The Literate Girls Project
The Mission of the Literate Girls Program
We created our Literate Girls program to highlight and support the needs of girls with reading difficulties.
Girls who are reading below grade level and who qualify for free or reduced-price lunches can be referred for a free Augustine Literacy Project Tutor through our Literate Girls program. If you have a student who may qualify, please contact email@example.com.
Educational Materials in English and Spanish to Help Identify Girls Struggling in Reading
Did you know that boys are referred for early reading problems 2-4 more often than girls? That means too many girls who are struggling with reading are going unnoticed. We need to change that. Click here for some information on how to spot a reading problem.
Due to the generosity of the Women’s Fund, we have been able to create several printed pieces to help parents identify reading problems in their girls. Click here to download our new information page (in English and Spanish).
Parents and teachers — watch out! Clues to look for:
Look for unexpected patterns of difficulty given a child’s age or grade.
Here’s a list of eight clues:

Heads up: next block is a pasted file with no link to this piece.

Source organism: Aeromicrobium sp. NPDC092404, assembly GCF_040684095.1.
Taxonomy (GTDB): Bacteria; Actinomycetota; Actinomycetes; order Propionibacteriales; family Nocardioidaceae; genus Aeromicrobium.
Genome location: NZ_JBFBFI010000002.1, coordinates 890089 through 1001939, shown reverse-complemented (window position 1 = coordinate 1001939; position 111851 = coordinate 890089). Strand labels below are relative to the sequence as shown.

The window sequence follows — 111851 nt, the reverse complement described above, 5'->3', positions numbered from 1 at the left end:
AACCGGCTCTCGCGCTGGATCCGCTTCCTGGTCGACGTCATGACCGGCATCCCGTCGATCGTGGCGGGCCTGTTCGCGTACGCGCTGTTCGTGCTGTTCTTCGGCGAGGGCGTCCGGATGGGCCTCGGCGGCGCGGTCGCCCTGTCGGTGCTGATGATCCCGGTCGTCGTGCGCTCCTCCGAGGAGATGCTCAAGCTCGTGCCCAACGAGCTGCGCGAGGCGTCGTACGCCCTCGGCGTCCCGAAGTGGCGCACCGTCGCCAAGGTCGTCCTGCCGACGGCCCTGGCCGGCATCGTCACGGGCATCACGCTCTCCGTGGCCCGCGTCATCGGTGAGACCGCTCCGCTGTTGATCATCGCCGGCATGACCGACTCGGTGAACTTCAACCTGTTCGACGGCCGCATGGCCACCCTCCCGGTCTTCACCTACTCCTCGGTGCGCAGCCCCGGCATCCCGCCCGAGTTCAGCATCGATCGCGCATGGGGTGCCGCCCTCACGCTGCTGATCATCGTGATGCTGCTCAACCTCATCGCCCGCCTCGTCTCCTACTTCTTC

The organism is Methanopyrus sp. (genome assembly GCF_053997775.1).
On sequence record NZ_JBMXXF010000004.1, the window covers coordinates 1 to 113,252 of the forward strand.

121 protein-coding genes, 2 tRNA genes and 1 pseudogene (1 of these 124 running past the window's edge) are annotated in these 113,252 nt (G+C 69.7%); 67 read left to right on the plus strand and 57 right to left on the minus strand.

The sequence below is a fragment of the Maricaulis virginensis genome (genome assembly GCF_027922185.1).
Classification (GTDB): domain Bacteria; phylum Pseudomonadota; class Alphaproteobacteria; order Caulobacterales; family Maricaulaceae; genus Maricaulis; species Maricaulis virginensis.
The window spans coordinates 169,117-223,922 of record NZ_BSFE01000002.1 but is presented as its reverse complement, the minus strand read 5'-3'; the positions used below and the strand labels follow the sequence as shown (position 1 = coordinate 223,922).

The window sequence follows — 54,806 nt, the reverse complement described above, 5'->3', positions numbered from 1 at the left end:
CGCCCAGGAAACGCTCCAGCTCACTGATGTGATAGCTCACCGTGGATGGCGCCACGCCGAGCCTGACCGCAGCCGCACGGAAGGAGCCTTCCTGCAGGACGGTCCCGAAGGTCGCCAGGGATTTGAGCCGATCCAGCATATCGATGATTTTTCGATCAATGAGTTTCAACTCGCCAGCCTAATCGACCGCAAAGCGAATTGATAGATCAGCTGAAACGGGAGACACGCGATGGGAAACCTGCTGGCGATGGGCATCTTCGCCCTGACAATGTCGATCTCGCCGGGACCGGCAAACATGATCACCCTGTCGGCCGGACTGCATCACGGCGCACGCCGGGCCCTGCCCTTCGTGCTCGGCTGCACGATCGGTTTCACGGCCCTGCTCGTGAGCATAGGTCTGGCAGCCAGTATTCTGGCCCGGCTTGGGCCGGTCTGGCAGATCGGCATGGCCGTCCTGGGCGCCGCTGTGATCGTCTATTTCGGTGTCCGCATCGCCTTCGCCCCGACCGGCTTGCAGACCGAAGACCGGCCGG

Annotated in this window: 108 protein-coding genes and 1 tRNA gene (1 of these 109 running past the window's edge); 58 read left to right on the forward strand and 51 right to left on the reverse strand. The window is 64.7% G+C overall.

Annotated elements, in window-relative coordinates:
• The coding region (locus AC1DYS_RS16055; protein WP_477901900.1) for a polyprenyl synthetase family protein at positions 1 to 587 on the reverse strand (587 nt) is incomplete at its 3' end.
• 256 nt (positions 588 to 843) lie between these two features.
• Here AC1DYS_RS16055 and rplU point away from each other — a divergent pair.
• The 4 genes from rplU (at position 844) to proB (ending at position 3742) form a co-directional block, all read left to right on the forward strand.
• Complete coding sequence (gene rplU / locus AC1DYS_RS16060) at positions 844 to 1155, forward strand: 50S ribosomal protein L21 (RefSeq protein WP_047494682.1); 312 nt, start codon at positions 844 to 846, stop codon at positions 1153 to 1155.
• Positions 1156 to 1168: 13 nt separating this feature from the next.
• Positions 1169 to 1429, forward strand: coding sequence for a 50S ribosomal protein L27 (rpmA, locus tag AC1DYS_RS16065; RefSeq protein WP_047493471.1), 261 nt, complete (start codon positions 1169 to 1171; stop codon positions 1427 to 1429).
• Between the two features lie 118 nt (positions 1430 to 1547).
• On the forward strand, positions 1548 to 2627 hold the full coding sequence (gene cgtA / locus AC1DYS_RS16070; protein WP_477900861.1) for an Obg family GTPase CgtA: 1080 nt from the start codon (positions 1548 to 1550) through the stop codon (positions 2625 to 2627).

1. Problems with phonemic awareness
Eighty percent of early reading problems are due to poor phonological awareness. Students may also have problems hearing the differences between sounds, not understanding that letters make specific sounds, etc.
2. Poor word recognition
Slow to learn words seen frequently, forgetting words seen many times, difficulty learning sight words (this is a very common problem).
3. Weakness sounding out words
Can’t easily learn and apply decoding skills. Tries to guess at words or use context clues. Weak at sounding out words with 2, 3 and 4 syllables (by 3rd or 4th grade).
4. Poor spelling, both on tests and in written compositions.
Frequent misspellings, guesses.
5. Slow, halting reading (poor fluency)
Must reread to understand.
6. Weak reading comprehension
Can’t recognize words in a passage or sound out important words; so slow and halting,she can’t recall what’s been read. Has trouble finishing tests.
7. Excessive time spent on homework
Parents may report trouble with assignments.
8. Self-esteem issues
Sees herself as “stupid”; is “down” about school, cries easily, avoids reading, appearsnot to care, easily frustrated when reading.
Placement in special education for reading difficulty for boys
Placement in special education for reading difficulty for girls
We know that reading issues are frequently missing in girls. Why? The answer may be due to their behavior. Studies show girl are likely to be less disruptive and better mannered. Girls may be seen as passive and quiet.
So, as you’re reading this, imagine a girl who brings in her homework, has reasonably neat handwriting and seems a bit passive – wouldn’t it be easy to miss a reading issue?